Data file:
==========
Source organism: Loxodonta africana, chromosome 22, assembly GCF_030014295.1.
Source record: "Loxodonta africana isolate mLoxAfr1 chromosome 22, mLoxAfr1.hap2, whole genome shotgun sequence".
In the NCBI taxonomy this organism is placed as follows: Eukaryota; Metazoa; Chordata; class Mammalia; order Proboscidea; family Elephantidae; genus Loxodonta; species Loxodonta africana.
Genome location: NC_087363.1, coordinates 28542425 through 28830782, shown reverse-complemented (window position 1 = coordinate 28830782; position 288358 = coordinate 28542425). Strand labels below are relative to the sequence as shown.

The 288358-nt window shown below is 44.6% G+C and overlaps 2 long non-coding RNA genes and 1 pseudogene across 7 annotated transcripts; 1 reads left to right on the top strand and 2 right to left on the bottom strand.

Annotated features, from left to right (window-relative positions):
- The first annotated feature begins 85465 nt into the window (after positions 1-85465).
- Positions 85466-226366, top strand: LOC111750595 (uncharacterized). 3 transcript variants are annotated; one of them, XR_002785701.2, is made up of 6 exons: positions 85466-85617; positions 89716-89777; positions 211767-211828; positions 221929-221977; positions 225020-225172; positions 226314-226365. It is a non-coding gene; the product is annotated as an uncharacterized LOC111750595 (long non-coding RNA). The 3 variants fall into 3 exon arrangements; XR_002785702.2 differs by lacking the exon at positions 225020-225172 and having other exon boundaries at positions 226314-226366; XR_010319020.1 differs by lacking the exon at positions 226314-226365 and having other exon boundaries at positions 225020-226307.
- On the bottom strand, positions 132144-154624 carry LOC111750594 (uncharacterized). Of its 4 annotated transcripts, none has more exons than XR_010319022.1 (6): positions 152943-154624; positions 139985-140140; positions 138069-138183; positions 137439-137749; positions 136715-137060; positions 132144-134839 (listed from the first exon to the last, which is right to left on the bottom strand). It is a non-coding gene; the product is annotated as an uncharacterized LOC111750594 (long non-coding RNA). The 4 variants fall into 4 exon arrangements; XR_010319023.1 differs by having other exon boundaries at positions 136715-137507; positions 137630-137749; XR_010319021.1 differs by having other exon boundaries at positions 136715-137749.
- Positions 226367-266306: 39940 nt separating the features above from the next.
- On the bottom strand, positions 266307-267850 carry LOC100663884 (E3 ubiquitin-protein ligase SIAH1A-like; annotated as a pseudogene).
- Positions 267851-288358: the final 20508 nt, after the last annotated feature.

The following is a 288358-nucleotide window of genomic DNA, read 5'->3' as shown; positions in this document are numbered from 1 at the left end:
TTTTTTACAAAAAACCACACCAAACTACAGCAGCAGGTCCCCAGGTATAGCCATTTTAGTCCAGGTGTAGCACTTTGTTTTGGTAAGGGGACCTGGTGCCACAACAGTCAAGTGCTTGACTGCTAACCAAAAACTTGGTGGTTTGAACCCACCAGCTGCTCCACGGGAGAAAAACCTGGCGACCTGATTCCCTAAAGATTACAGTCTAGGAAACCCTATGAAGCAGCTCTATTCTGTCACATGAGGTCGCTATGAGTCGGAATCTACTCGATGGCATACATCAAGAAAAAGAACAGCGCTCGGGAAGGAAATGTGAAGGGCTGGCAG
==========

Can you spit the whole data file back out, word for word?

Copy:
Source organism: Loxodonta africana, chromosome 22, assembly GCF_030014295.1.
Source record: "Loxodonta africana isolate mLoxAfr1 chromosome 22, mLoxAfr1.hap2, whole genome shotgun sequence".
In the NCBI taxonomy this organism is placed as follows: Eukaryota; Metazoa; Chordata; class Mammalia; order Proboscidea; family Elephantidae; genus Loxodonta; species Loxodonta africana.
Genome location: NC_087363.1, coordinates 28542425 through 28830782, shown reverse-complemented (window position 1 = coordinate 28830782; position 288358 = coordinate 28542425). Strand labels below are relative to the sequence as shown.

The 288358-nt window shown below is 44.6% G+C and overlaps 2 long non-coding RNA genes and 1 pseudogene across 7 annotated transcripts; 1 reads left to right on the top strand and 2 right to left on the bottom strand.

Annotated features, from left to right (window-relative positions):
- The first annotated feature begins 85465 nt into the window (after positions 1-85465).
- Positions 85466-226366, top strand: LOC111750595 (uncharacterized). 3 transcript variants are annotated; one of them, XR_002785701.2, is made up of 6 exons: positions 85466-85617; positions 89716-89777; positions 211767-211828; positions 221929-221977; positions 225020-225172; positions 226314-226365. It is a non-coding gene; the product is annotated as an uncharacterized LOC111750595 (long non-coding RNA). The 3 variants fall into 3 exon arrangements; XR_002785702.2 differs by lacking the exon at positions 225020-225172 and having other exon boundaries at positions 226314-226366; XR_010319020.1 differs by lacking the exon at positions 226314-226365 and having other exon boundaries at positions 225020-226307.
- On the bottom strand, positions 132144-154624 carry LOC111750594 (uncharacterized). Of its 4 annotated transcripts, none has more exons than XR_010319022.1 (6): positions 152943-154624; positions 139985-140140; positions 138069-138183; positions 137439-137749; positions 136715-137060; positions 132144-134839 (listed from the first exon to the last, which is right to left on the bottom strand). It is a non-coding gene; the product is annotated as an uncharacterized LOC111750594 (long non-coding RNA). The 4 variants fall into 4 exon arrangements; XR_010319023.1 differs by having other exon boundaries at positions 136715-137507; positions 137630-137749; XR_010319021.1 differs by having other exon boundaries at positions 136715-137749.
- Positions 226367-266306: 39940 nt separating the features above from the next.
- On the bottom strand, positions 266307-267850 carry LOC100663884 (E3 ubiquitin-protein ligase SIAH1A-like; annotated as a pseudogene).
- Positions 267851-288358: the final 20508 nt, after the last annotated feature.

The following is a 288358-nucleotide window of genomic DNA, read 5'->3' as shown; positions in this document are numbered from 1 at the left end:
TTTTTTACAAAAAACCACACCAAACTACAGCAGCAGGTCCCCAGGTATAGCCATTTTAGTCCAGGTGTAGCACTTTGTTTTGGTAAGGGGACCTGGTGCCACAACAGTCAAGTGCTTGACTGCTAACCAAAAACTTGGTGGTTTGAACCCACCAGCTGCTCCACGGGAGAAAAACCTGGCGACCTGATTCCCTAAAGATTACAGTCTAGGAAACCCTATGAAGCAGCTCTATTCTGTCACATGAGGTCGCTATGAGTCGGAATCTACTCGATGGCATACATCAAGAAAAAGAACAGCGCTCGGGAAGGAAATGTGAAGGGCTGGCAG